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World War II Camera Gives New View of Motorcycle Racing

Bijal P. Trivedi
National Geographic Channel
February 11, 2004
 
Heart of Speed, the TV segment covered in this story, airs on National
Geographic On Assignment
at 7 p.m. ET/8 p.m. PT on Thursday,
February 12, on the National Geographic Channel.


When James Siddall wiped out on the racetrack in 1994, his racing career skidded to a halt. Another rider, after tumbling from his bike while rounding a turn, struck him head-on, smashing Sidall's pelvis, legs, and ribs. Siddall nearly bled to death on the track.

As he was airlifted to the hospital, one thing was clear: James Siddall would never race again.


But, defying the odds, he has returned to the racetrack as one of the country's top coaches. His teams have won the American Motorcyclist Association national championships in 1999, 2000, and 2001. Now he trains the Graves Motorsports Yamaha factory race team, based in Van Nuys, California.

Sam Burbank, a producer and correspondent for National Geographic On Assignment, used to race with Siddall and wanted to tell the story of his disastrous accident by using a recreation. The challenge was how to do this tastefully.

"Re-creations tend to look and feel cheesy, with these halo effects," Burbank said. "I knew if we were going to do this, we have to shift the look and feel from the rest of the piece. Film seemed like an obvious choice, because it would feel older and keep the quality very high."

For the re-creation, Burbank wanted to use a real racing bike—he wound up with a monster.

"When it was raced a few years ago, the thing was so fast no one could catch it. It was very heavily modified, and other teams complained, eventually getting it banned from the racing circuit," said Burbank.

Vintage Camera

The bike, the fastest Yamaha R1 on the planet, is plastered on the cover of the February 2004 issue of Performance Bikes. With nearly 200 horsepower it can hit at least 200 miles per hour (322 kilometers per hour) on the track. "It's an absolutely terrifying machine," Burbank said.

The remaining question was how to film Burbank while on the bike.

Film cameras are notoriously heavy, bulky items that could be dangerous if rigged to the rider or bike. The solution to the problem came from San Francisco-based cameraman Tom Chandler.

He suggested using a vintage camera from a World War II fighter plane to film from one of the most modern motorcycles on Earth.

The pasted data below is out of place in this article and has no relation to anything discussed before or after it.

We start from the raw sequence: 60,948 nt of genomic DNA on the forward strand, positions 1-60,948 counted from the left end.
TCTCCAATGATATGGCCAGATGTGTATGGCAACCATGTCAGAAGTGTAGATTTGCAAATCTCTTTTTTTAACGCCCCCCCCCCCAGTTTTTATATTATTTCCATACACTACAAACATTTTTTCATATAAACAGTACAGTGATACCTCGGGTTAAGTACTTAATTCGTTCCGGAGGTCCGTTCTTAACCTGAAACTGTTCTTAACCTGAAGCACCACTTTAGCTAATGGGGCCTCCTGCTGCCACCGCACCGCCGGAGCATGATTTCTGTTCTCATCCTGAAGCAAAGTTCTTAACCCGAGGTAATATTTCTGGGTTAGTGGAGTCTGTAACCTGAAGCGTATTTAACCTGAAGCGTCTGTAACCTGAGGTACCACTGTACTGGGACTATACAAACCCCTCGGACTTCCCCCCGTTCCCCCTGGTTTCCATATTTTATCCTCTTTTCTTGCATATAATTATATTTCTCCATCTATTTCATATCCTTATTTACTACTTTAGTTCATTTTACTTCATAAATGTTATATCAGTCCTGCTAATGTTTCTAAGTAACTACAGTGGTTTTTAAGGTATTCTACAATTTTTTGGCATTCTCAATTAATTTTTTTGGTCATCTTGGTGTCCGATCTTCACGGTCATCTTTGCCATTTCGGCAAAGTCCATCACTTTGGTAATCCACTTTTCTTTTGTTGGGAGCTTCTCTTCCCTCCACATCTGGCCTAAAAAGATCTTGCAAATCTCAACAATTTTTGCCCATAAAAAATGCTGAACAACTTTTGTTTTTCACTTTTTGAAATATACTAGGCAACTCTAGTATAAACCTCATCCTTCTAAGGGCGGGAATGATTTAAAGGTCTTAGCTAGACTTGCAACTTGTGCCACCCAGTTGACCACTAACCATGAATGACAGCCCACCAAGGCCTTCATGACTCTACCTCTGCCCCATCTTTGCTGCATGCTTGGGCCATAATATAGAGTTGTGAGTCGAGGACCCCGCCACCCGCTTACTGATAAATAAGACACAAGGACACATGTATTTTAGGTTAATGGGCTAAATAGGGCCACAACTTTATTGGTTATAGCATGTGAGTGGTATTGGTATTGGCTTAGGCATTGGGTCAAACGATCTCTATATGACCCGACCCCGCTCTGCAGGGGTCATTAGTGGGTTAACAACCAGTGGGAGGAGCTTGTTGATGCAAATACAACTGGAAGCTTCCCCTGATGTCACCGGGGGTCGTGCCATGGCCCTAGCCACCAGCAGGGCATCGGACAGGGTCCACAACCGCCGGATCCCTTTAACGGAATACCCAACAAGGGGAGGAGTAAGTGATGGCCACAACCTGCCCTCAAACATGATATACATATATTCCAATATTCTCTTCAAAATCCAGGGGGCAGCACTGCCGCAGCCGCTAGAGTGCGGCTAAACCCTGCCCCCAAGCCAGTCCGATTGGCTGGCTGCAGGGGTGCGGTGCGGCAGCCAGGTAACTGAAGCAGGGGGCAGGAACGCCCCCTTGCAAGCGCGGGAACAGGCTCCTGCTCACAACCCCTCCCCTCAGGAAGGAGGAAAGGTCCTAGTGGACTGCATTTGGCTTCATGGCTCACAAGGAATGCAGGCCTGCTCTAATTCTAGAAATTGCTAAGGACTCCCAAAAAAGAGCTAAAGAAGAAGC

World War II 16mm strike cameras were used on plane wings to capture shots of target sites as the guns fired. They were triggered as ammunition was released and only had about a minute's worth of film—enough to learn whether a mission was successful.

Chandler thought the obscure devices would be just light enough to fit on the race bike—and rider—at high speed.

He outfitted Burbank's bike with a number of strike cameras.

Chandler inherited the cameras from his father, who acquired them from surplus stores. Chandler's father was in the motion picture business, with his feet planted firmly in film technology. He stripped the strike cameras of the moldings that held them to plane wings and modified them with different lenses and cables.

A View From the Hot Seat

The advantage of these cameras is that they are small and cheap. "When I was a kid my dad rigged one underneath my skateboard—it was that small and it only weighs about a pound, pound and a half," said Chandler.

Technology wise, there is no modern equivalent of the strike camera, said Chandler. "All the recent technology has gone into the film chemistry and developing process. If a camera has a nice lens, then you basically can't tell the difference between something shot on a 1940s camera and something from today."

The size made the 16mm strike the perfect choice to film high-speed bike racing from the rider's point of view.

"It's always more dynamic and fun to put the viewer on the motorcycle, put them where the action is," said Chandler. "So we taped the camera directly on Sam's leg."

Unfortunately for Burbank, he had to hit a toggle switch to start the camera. "Just riding the bike, which has twice the horsepower of anything I've ever ridden before, was hair-raising enough. But trying to find that toggle switch on the gas tank while speeding around a curve—that was quite a ride."

The result is a dizzying perspective on a moment in the life of a professional racer as he shaves the track—balancing friction, momentum, and gravity.

"I wasn't expecting much from these 12 little boxes Tom showed up with. Figured it would be a grainy, jumpy picture—instead they gave us these crystal-clear, perfect images," said Burbank.



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